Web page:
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The Black Death in Egypt and England: A Comparative Study 1st Edition

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ISBN-13: 978-0292722132
ISBN-10: 0292722133
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Editorial Reviews

Review

"I cannot think of a finer piece of work that I have read in comparative history. . . . I suspect this work will quickly become a classic in its field and can serve as a model for the comparative study of the effects of the Black Death in other regions of the world.Uli" (Schamiloglu Chair, Central Asian Studies Program, University of Wisconsin, Madison)

Review

"I cannot think of a finer piece of work that I have read in comparative history. . . . I suspect this work will quickly become a classic in its field and can serve as a model for the comparative study of the effects of the Black Death in other regions of the world.Uli" (Schamiloglu Chair, Central Asian Studies Program, University of Wisconsin, Madison)
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Product Details

  • Paperback: 207 pages
  • Publisher: University of Texas Press; 1 edition (August 1, 2009)
  • Language: English
  • ISBN-10: 0292722133
  • ISBN-13: 978-0292722132
  • Product Dimensions: 6 x 0.8 x 9 inches
  • Shipping Weight: 11.2 ounces (View shipping rates and policies)
  • Average Customer Review: 5.0 out of 5 stars  See all reviews (1 customer review)
  • Amazon Best Sellers Rank: #1,996,037 in Books (See Top 100 in Books)

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By Henry Berry on August 29, 2005
Format: Hardcover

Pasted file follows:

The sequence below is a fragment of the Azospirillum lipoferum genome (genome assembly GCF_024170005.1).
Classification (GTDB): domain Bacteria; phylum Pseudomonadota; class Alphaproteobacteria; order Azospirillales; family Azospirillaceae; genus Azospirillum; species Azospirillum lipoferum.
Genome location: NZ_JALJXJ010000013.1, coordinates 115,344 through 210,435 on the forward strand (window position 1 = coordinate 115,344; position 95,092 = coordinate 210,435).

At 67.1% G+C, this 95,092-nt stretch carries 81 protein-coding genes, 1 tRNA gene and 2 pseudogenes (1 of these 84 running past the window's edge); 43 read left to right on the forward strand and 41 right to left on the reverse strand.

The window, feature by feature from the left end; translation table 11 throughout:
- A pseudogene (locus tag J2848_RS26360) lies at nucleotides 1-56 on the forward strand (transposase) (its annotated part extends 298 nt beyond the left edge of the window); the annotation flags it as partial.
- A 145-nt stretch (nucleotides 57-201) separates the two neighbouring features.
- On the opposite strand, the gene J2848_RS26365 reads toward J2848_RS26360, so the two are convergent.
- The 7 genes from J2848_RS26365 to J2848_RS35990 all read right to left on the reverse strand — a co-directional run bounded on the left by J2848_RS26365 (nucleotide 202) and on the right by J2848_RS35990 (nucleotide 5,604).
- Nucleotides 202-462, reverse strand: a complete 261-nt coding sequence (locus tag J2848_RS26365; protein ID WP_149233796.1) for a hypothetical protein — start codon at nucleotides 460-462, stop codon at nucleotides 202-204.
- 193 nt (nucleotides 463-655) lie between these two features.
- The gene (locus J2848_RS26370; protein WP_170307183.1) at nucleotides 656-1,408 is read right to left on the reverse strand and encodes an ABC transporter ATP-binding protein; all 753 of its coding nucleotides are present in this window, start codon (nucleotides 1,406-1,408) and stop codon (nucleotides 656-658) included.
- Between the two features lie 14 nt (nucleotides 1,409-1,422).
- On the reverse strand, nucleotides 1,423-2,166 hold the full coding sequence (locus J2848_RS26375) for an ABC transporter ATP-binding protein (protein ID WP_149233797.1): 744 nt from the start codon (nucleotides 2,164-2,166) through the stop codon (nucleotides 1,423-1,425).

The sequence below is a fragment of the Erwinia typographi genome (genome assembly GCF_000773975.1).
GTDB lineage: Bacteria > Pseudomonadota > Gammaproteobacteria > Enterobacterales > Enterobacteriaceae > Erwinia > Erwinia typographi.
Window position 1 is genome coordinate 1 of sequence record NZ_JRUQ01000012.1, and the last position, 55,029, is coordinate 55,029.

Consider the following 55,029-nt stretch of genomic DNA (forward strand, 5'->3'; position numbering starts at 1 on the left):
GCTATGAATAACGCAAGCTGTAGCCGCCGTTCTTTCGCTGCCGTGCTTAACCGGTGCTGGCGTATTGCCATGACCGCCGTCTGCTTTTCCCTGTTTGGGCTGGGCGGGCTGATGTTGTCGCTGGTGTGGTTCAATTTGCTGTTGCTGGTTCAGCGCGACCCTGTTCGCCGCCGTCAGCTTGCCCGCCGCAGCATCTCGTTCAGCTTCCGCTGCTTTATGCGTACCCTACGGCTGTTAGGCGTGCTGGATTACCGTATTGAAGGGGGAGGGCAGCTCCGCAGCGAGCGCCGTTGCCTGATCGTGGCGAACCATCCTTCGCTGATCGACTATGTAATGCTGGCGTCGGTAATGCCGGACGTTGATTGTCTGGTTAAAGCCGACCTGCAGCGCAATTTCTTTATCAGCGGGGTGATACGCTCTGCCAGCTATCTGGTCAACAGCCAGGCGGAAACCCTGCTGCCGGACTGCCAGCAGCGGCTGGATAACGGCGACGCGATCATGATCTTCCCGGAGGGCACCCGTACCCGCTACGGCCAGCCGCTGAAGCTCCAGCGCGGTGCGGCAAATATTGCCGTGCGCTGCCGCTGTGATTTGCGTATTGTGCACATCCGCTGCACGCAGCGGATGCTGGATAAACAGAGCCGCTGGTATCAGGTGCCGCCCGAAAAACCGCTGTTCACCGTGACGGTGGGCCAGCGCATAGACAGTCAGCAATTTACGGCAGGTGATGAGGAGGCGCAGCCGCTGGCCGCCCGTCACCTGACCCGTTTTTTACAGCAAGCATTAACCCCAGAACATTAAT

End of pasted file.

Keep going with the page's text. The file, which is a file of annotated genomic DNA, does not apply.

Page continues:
Borsch's comparison is based on the different kinds of ownership of land in the two societies in the 14th century, the time when the Black Death struck Europe and the Middle East. "In contrast to their Egyptian counterparts, English landholders had a much more direct economic interest in the welfare and management of their estates." The basic reason for this was that the English landholders could pass their land on to their heirs. By contrast, the large majority of Egyptian landowners were "specialized warriors known as Malmuks" who could not pass their land on to their heirs; and even their ownership of it was tenuous in the factional conflicts and intrigues in Egypt at the time. Borsch finds the answer to his main question of why England managed to recover economically after the Black Death while Egypt did not in this difference in land ownership. A considerable proportion of each country's population, including those who worked the land, succumbed to the plague; which some historians have likened to a nuclear holocaust in the areas it afflicted. England's system of land ownership was the decisive factor in its economic recovery in the years after the Black Death. In order to keep their land productive and thus valuable, England's landowners were obliged to adapt to the new power the surviving workers had gained in the agrarian economy with the loss of so many to the disease. The Malmuks in Egypt, on the other hand, had scant incentive to make any adaptations to hold up the value of land they had only a precarious ownership of. Borsch draws out the economic, social, and to a lesser degree the historical effects of this fundamental difference between English and Egyptian landownership in the late medieval period. An assistant professor teaching Islamic and Middle Eastern history as well as history of the world and Western civilization, he has the right learning for this work.
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